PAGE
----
Overall, this Court finds that the parties in this action, under normal circumstances, would be entitled to share equally in the asset to be distributed. In the instant case, the asset itself can consist only of one-half of the fair market value of the house.
The Judge held that the wife had an equitable interest in 25 percent of the fair market value of the house (half of the husband's half), *fn3 noting that otherwise the husband would be unjustly enriched.
Following the entry of this initial decree, the husband filed a motion to alter or amend the judgment. He contended primarily that the award to the wife should be based on her fair share of the net value of the house (rather than on her share of its fair market value without regard to the encumbering first deed of trust). *fn4 The wife objected that she had an equitable claim against the interests both of the husband and of his mother. The Judge granted the husband's motion, awarded the wife a 25 percent interest in the net value, and reaffirmed her belief that the court "[could not] ignore [the mother's] fundamental liability as well as her title interest." The wife then filed this appeal, challenging only the trial Judge's Disposition of the parties' respective claims regarding the marital home.
Under our equitable distribution statute, which is based on the Uniform Marriage and Divorce Act, see Hemily v. Hemily, 403 A.2d 1139, 1143 n.3 (D.C. 1979), the court, after assigning to each divorcing spouse his or her separate property, must
distribute all other property accumulated during the marriage, regardless of whether title is held individually or by the parties in a form of joint tenancy or tenancy by the entireties, in a manner that is equitable, just and reasonable, after considering all relevant factors. . . .
D.C. Code § 16-910 (b) (1989). *fn5 The husband and his mother contend, and the trial Judge effectively held, that one-half interest in the home is not subject to distribution because the mother holds legal title to it. We do not agree.
The trial Judge explicitly found that the husband's mother has been compensated for her contribution to the purchase of the marital home. Although she remains liable on the promissory note which is secured by the first deed of trust, it is undisputed that the value of the home exceeds the potential liability on that note, and the wife seeks distribution only of a share of the equity in the home after the liability on the first deed of trust has been subtracted from its fair market value. There can be no question that, but for the husband's mother's legal title, the house as a whole would be subject to distribution; indeed, the trial Judge explicitly so recognized.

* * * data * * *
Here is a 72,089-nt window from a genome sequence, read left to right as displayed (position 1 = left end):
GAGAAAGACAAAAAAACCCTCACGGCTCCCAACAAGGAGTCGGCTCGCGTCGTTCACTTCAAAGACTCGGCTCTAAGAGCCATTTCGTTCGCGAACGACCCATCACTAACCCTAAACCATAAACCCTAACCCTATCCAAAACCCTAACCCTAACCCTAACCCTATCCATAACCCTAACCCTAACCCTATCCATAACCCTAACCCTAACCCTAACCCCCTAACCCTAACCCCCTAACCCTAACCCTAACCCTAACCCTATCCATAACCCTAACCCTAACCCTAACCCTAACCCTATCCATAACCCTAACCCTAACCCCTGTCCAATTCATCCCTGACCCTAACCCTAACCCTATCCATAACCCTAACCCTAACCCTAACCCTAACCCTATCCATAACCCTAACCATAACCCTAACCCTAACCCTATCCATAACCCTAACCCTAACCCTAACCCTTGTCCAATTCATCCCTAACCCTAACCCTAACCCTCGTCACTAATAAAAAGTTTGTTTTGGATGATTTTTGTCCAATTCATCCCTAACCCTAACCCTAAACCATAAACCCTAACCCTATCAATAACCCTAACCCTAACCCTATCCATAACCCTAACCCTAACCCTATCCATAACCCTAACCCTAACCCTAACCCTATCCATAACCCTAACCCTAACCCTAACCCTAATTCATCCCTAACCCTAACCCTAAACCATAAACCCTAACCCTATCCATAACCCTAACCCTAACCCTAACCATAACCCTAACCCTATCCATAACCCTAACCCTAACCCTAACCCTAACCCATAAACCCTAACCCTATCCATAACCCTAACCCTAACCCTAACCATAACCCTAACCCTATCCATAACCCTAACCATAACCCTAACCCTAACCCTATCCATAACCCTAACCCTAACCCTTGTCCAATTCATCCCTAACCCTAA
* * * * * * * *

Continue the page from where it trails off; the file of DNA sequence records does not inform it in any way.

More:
Under an "equitable distribution" regime, a third party's legal title cannot be permitted to extinguish all or part of a spouse's equitable interest. In the context presented here, as the trial Judge recognized, that equitable interest may be enforced by imposing on the titleholder a constructive trust. In Gray v. Gray, 412 A.2d 1208, 1210 (D.C. 1980), this court explained that
" constructive trust arises where a person who holds title to property is subject to an equitable duty to convey it to another on the ground that he would be unjustly enriched if permitted to retain it." 4A Powell on Real Property P 594 at 48-3 and 48-4 (1979). Accord, Hertz v. Klavan, 374 A.2d 871, 873 (D.C. 1977). This remedy "can be imposed wherever one unfairly holds title or a property interest and where the holder would be unjustly enriched if permitted to retain such interest." Osin v. Johnson, 100 U.S. App. D.C. 230, 233, 243 F.2d 653, 656 (1957). *fn6
Given the Judge's findings in this case, and especially the undisputed evidence that the parties' intent in putting the mother's name on the title was solely to benefit the spouses, see Gray, supra, 412 A.2d at 1211, the husband's mother would be unjustly enriched (and the wife unjustly deprived of her equitable share) if half of the equity in the home were excluded from the marital estate. On this record, such a potentially destructive limitation on the rights of the non-titled spouse would be inconsistent with the constructive trust doctrine and with the Superior Court's broad equitable authority in divorce proceedings pursuant to § 16-910. See Hemily, supra, 403 A.2d at 1142.